Thomas's scientific interests and work spans three broad thematic areas:
1. Ecological Interfaces
Interfaces are ubiquitous in the biosphere, forming hotspots of material processing, exchanges, biodiversity, and habitat heterogeneity. These interfaces couple ecosystems through the exchange of nutrients, material and organisms. I primarily work on two types of interfaces that represent the single longest interface on the planet – sandy beaches (as boundaries between the oceans and the land), and on interfaces that are sites of important interactions between society and coastal systems: estuaries. My published work and research projects examine both the structural properties of these interfaces and the processes which make them uniquely fascinating locations for ecologists. Important functional aspects which my lab investigates are large hydrodynamic features that link estuaries with the ocean (‘plumes’), the processing of animal carcasses at the land-ocean boundary (‘scavenger ecology’), and the role of carbon exchanges in spatially-coupled food webs (‘trophic linkages’).
2. Deep-Sea Ecology
The deep sea is the single largest biome of the planet, and perhaps the one last true frontier in ocean science. I have a long-standing interest and research stream in deep-sea ecology and conservation, focusing on seamounts (undersea mountains), continental margins, and submarine canyons. Each of these habitats is characterised by under-reported habitat heterogeneity and complexity of the seascape, and harbours highly diverse animal communities. My work has challenged conventional paradigms about elevated endemism and productivity of isolated topographic features, provided spatial data as biological input for conservation planning in the deep sea, and highlights the vulnerability of deep-sea systems to fishing and mining; the mining of the deep seabed has potentially massive environmental implications in coming years, and this aspect of my research (together with broader conservation questions) will gain further momentum.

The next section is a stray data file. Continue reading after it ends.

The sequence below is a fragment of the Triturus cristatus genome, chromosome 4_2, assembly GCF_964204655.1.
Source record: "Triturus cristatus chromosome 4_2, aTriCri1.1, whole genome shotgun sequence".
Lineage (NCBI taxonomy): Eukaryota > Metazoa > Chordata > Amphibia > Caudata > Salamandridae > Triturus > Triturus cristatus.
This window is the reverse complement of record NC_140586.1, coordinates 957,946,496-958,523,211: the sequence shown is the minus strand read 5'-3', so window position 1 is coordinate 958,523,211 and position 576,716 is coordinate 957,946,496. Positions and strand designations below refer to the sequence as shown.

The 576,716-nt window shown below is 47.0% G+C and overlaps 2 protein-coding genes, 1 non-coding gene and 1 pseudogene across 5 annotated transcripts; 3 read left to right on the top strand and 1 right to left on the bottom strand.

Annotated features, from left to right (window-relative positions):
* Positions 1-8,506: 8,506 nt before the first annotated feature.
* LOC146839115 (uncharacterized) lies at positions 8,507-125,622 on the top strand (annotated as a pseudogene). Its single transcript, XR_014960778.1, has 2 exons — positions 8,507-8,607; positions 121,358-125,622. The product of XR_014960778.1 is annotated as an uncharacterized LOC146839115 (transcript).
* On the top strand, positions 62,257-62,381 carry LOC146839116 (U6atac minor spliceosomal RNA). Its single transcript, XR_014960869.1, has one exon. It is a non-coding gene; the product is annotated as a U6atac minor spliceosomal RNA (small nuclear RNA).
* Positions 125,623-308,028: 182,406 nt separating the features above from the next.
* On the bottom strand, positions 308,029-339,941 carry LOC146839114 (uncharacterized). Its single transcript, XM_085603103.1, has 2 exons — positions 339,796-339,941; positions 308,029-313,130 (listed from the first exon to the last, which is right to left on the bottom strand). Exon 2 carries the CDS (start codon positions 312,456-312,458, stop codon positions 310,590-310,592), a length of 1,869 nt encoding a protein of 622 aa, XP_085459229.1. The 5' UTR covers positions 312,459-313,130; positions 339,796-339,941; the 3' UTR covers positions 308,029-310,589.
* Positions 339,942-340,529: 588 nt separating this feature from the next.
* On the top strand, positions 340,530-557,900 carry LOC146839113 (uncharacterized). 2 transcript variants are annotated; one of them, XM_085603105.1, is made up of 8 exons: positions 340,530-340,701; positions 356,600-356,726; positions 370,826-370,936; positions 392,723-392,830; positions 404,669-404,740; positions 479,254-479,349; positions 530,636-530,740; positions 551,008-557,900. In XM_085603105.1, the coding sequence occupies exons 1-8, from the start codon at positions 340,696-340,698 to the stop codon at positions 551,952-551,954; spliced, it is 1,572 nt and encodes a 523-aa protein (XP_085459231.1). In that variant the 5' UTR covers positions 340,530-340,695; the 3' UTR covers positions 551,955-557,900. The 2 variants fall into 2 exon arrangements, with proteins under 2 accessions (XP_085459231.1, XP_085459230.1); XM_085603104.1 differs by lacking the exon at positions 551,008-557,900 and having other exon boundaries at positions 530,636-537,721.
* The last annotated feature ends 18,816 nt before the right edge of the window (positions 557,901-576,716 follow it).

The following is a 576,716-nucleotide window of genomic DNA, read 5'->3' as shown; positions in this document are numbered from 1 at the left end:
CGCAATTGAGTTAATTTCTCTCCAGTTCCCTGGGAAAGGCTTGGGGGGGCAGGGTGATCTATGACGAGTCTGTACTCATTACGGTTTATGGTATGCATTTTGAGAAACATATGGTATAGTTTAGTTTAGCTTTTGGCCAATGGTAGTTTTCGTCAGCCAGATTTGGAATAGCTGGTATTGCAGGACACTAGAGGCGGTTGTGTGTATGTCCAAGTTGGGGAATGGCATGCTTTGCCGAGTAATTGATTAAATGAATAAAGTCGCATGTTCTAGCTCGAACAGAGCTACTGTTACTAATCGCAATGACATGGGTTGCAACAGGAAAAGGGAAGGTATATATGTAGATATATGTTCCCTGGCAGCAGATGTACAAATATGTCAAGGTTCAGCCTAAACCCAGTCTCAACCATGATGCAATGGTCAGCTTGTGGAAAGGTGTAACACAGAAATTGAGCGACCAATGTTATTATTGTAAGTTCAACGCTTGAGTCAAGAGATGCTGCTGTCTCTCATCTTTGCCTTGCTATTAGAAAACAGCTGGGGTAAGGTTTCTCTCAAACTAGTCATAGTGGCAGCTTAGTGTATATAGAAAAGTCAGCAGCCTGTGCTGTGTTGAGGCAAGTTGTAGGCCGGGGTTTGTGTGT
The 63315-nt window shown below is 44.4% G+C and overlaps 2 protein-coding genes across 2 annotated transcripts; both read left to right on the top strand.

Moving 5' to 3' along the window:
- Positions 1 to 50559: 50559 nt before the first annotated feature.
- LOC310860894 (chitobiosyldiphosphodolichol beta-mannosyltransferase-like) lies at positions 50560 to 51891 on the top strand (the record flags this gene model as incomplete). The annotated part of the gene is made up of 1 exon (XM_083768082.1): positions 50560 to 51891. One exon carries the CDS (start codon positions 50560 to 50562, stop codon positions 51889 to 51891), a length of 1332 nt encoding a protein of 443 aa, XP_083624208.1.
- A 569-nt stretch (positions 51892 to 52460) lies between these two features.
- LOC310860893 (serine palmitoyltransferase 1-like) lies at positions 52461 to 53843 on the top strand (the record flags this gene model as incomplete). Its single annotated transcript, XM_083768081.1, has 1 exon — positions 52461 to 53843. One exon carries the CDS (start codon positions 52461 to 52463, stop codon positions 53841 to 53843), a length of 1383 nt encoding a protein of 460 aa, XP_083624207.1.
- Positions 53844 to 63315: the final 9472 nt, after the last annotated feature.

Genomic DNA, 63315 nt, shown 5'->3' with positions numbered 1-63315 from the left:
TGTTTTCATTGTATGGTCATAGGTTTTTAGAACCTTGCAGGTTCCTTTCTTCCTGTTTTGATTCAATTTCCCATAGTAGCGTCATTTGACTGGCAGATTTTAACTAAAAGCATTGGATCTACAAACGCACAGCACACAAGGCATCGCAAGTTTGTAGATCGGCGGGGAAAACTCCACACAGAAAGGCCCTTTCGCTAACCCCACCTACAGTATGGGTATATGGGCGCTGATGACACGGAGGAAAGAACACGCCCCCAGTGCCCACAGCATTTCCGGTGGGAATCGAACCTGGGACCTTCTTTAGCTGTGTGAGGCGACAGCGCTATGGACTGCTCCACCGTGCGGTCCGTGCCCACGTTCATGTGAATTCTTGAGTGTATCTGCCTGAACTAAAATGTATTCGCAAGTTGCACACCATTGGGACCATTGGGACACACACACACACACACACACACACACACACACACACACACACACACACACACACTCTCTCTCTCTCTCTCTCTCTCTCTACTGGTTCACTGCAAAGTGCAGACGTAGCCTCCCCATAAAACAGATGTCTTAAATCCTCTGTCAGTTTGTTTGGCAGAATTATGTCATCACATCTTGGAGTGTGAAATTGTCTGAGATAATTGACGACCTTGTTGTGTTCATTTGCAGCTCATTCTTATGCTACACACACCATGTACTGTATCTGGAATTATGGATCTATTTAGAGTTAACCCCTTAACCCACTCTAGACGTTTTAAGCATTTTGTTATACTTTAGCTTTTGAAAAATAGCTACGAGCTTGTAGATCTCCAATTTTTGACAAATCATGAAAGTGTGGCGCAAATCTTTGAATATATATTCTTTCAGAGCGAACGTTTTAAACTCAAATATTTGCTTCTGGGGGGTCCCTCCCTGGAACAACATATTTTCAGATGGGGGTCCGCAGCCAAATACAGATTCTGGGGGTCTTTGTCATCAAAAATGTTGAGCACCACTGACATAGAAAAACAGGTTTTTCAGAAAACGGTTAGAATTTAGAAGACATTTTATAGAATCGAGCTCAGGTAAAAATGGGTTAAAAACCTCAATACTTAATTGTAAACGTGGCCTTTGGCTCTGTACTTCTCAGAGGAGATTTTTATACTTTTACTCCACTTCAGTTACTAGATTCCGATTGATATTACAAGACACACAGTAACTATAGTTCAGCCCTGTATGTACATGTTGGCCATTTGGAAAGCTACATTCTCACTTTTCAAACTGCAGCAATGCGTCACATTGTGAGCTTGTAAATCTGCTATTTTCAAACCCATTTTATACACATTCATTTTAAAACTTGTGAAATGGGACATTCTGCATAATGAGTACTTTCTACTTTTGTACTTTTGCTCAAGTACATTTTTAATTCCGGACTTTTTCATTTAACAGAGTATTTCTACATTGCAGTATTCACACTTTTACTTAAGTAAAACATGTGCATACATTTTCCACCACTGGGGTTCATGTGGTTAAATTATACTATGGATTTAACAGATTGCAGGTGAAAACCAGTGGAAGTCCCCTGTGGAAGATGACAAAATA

3. Anthropogenic Threats and Biological Conservation
I strive to be ethically responsible by articulating my research work into society and the broader environment to achieve benefits beyond academia. To this end, a sizeable part of my research concerns questions about the environmental effects of human activities, and the strategies that are most effective in conserving vulnerable and irreplaceable features of the natural environment. There are several themes in this line of research: i.) the development of accurate pollution indicators in estuaries and marine waters (e.g. fish health, isotopes); ii) scientifically robust assessments of the consequences that urbanisation and recreation have for coastal dunes and beaches; iii) improvements to metrics used to gauge environemntal conditions and monitor the effectivness of management interventions; iv) evaulating impacts of bottom-trawling on seafloor communities; v) developing strategies to lower conflicts between humans and wildlife; and iv) the identification of areas of special biological significance on the High Seas. These projects involve international partners (ISA – International Seabed Authority, CBD – Convention on Biological Diversity) and a sizeable network of international collaborators.